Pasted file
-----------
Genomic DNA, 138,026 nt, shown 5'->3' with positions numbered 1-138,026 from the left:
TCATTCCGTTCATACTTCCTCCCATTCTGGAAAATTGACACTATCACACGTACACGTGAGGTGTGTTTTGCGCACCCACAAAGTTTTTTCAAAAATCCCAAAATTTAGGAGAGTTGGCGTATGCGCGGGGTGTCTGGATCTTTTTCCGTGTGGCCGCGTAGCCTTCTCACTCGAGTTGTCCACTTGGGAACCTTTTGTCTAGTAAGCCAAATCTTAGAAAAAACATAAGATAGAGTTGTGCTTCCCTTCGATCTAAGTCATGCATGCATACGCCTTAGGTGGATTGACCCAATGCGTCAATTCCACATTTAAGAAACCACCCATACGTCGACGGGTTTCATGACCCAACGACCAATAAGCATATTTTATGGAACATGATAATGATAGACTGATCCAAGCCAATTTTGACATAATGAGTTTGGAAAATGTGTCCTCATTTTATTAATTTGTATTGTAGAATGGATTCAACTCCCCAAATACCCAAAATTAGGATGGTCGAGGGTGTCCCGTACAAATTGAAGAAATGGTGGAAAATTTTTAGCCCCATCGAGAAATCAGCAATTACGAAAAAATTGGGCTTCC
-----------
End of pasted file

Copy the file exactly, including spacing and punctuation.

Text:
Genomic DNA, 138,026 nt, shown 5'->3' with positions numbered 1-138,026 from the left:
TCATTCCGTTCATACTTCCTCCCATTCTGGAAAATTGACACTATCACACGTACACGTGAGGTGTGTTTTGCGCACCCACAAAGTTTTTTCAAAAATCCCAAAATTTAGGAGAGTTGGCGTATGCGCGGGGTGTCTGGATCTTTTTCCGTGTGGCCGCGTAGCCTTCTCACTCGAGTTGTCCACTTGGGAACCTTTTGTCTAGTAAGCCAAATCTTAGAAAAAACATAAGATAGAGTTGTGCTTCCCTTCGATCTAAGTCATGCATGCATACGCCTTAGGTGGATTGACCCAATGCGTCAATTCCACATTTAAGAAACCACCCATACGTCGACGGGTTTCATGACCCAACGACCAATAAGCATATTTTATGGAACATGATAATGATAGACTGATCCAAGCCAATTTTGACATAATGAGTTTGGAAAATGTGTCCTCATTTTATTAATTTGTATTGTAGAATGGATTCAACTCCCCAAATACCCAAAATTAGGATGGTCGAGGGTGTCCCGTACAAATTGAAGAAATGGTGGAAAATTTTTAGCCCCATCGAGAAATCAGCAATTACGAAAAAATTGGGCTTCC